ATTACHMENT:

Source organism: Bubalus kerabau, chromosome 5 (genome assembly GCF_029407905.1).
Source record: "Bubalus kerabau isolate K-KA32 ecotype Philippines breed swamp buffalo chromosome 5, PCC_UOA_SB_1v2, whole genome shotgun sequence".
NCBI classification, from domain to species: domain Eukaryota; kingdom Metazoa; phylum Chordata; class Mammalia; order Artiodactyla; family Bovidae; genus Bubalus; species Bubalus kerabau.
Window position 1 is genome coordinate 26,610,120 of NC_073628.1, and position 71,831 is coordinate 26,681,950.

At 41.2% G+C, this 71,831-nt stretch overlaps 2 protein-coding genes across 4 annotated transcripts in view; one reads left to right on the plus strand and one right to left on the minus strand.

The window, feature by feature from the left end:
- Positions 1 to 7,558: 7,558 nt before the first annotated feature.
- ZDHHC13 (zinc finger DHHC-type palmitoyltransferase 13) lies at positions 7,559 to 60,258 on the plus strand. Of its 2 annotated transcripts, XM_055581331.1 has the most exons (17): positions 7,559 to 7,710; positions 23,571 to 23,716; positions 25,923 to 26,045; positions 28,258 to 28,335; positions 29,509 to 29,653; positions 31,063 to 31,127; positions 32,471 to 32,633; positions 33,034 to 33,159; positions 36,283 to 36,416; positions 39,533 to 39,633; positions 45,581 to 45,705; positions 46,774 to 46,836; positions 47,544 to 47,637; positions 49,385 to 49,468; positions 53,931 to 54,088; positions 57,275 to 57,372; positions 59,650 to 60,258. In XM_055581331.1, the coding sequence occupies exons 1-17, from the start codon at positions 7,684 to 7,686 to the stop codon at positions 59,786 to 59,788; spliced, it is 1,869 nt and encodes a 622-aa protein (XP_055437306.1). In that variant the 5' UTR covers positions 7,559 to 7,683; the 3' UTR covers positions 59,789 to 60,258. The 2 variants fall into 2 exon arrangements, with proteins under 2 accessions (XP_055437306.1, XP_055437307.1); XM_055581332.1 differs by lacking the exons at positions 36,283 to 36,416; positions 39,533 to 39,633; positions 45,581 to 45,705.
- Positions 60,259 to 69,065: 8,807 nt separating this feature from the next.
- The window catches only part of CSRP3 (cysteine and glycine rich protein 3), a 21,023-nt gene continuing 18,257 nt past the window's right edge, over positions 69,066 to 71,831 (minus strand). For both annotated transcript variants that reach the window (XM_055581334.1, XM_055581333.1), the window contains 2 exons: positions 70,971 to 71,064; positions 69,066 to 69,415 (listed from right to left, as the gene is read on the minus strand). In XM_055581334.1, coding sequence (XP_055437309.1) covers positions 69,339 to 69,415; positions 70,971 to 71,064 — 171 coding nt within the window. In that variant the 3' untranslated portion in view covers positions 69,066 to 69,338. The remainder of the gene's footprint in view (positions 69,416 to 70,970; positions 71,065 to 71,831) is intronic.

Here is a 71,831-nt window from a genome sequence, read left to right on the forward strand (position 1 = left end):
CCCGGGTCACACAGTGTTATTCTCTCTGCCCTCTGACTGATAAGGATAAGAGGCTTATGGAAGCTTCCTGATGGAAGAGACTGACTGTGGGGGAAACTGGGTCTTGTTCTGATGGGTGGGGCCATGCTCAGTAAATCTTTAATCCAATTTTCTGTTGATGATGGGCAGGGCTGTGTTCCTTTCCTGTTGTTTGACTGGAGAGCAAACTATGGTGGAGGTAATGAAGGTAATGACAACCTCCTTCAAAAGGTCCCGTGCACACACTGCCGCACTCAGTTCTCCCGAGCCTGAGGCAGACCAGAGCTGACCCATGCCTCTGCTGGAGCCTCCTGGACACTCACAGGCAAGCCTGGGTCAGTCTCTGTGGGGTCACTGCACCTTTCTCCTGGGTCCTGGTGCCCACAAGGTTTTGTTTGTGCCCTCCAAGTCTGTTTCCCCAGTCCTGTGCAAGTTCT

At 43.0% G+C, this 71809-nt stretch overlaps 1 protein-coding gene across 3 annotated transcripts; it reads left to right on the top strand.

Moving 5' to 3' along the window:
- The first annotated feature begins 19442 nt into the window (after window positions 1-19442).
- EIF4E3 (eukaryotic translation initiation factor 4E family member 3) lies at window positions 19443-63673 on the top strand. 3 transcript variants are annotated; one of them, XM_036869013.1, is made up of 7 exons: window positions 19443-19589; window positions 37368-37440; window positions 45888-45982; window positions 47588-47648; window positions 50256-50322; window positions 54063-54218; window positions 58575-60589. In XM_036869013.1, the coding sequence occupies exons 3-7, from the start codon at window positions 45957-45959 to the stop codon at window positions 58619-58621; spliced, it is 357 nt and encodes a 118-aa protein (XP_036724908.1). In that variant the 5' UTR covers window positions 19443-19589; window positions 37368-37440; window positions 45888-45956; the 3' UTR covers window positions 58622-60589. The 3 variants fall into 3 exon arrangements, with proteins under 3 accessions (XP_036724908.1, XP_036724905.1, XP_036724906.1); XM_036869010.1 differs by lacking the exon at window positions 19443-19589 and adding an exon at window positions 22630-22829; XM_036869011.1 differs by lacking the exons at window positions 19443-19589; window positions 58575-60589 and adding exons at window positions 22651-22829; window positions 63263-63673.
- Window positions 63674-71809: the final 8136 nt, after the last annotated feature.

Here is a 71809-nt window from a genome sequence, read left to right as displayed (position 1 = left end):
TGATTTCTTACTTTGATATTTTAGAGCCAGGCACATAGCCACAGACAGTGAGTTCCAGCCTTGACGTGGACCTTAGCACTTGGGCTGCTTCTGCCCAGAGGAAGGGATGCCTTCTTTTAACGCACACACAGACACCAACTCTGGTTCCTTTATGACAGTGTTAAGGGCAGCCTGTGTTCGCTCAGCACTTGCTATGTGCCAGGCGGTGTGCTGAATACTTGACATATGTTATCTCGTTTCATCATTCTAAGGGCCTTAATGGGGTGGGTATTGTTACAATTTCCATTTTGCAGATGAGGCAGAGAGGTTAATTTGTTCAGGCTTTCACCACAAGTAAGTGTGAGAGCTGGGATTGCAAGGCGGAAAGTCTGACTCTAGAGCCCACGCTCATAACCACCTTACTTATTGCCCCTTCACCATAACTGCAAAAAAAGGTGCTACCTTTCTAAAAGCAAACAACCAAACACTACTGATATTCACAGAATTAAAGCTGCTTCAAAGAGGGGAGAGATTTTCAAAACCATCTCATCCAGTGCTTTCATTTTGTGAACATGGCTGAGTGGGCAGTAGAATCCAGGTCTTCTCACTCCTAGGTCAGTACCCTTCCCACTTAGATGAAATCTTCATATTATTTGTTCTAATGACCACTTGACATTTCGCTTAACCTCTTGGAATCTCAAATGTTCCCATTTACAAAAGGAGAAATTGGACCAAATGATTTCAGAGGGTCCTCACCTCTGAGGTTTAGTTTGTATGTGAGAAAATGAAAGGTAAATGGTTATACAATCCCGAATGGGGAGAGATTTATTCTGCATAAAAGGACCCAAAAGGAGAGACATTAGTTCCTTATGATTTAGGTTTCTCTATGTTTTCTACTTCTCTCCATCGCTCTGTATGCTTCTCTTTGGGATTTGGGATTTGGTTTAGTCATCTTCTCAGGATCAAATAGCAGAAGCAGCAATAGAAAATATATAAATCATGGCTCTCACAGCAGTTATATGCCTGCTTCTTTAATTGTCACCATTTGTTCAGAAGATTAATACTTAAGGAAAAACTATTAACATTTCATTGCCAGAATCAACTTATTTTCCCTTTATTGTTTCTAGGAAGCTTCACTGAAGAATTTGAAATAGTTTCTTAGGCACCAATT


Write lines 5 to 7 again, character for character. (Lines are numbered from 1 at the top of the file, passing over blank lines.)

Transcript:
At 41.2% G+C, this 71,831-nt stretch overlaps 2 protein-coding genes across 4 annotated transcripts in view; one reads left to right on the plus strand and one right to left on the minus strand.

The window, feature by feature from the left end:
- Positions 1 to 7,558: 7,558 nt before the first annotated feature.